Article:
Man meets woman; man marries woman; man ruins marriage and moves on to next woman; Barney has a selfish life cycle, which makes him hard to like. But there’s one thing in his favour: he’s played by the always likeable Paul Giamatti. It’s lucky then that film maker Richard J. Lewis is directing Barney’s Version (2010) of his muddled past. If not, you’d probably end up hating him by the end of the first act.
Spanning four decades and a whole lot of heartbreak, Barney’s Version is one of those films that loves its actors. Giamatti’s leading role won him a Golden Globe for Best Performance by an Actor in a Comedy or Musical – strangely though, there’s not much comedy to be found here. Despite the wonky score and the dialogue’s occasional dark humour, this has as many big laughs as Blue Valentine (2010), and with a similar dose of pain. In truth, Barney’s Version is more a straight character drama, which gives Giamatti the chance to shuffle through the years with make-up and costume changes galore.
In 1960’s Rome, Barney Panofsky weds his pregnant fiancée Clara (Rachelle Lefevre), more concerned with drugs and his drunken friend Boogie (Scott Speedman) than whether he is in fact father to the child.
Years later in Montreal, Barney finds himself matched with “The 2nd Mrs. P” (Minnie Driver), who is in possession of both a Masters degree and extremely rich parents. Barney’s boisterous father Izzy (played by veteran actor Dustin Hoffman) likes both of these things – but not as much as he likes her breasts. No sooner than shacking up with spouse number two, Barney’s off to woo Miranda (Rosamund Pike), a New Yorker too smart to get caught up with the bearded “schlub”. That is, until they get married a few years later.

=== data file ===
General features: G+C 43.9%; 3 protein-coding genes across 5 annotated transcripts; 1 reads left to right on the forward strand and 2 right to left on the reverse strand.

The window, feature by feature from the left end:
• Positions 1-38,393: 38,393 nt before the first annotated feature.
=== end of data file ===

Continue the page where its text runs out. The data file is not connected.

Along the way, Barney smokes, drinks, and gets accused of homicide; he’s also a TV executive at ‘Totally Unnecessary Productions’, but doesn’t really care about his job. And yet even with his horrible ways, Giamatti’s understated performance makes this all work; he rarely shouts, but his presence screams out his prestigious talent.
Giamatti is supported by a great cast, from the amusingly goofy Minnie Driver to the fragile and frosty Pike. Ranging from vulnerable to angry, Barney’s women are each taken for granted in our protagonist’s unreliable memory, but each actress avoids being relegated to the sidelines.
However, at over two hours, Barney’s Version is a somewhat long-winded account of one man’s life. In addition, Michael Konyves’ screenplay is all too conventional in its episodic structure and fluctuating emotional tone. Without any peaks of laugh-out-loud hilarity, you end up counting the seconds until the next quiet, serious conversation. You may well be moved at points by Lewis’ film, but you’ll come out knowing exactly what you did when you went in: Paul Giamatti is a fantastic actor. He just doesn’t need all of the film’s 132 minute running time to prove it.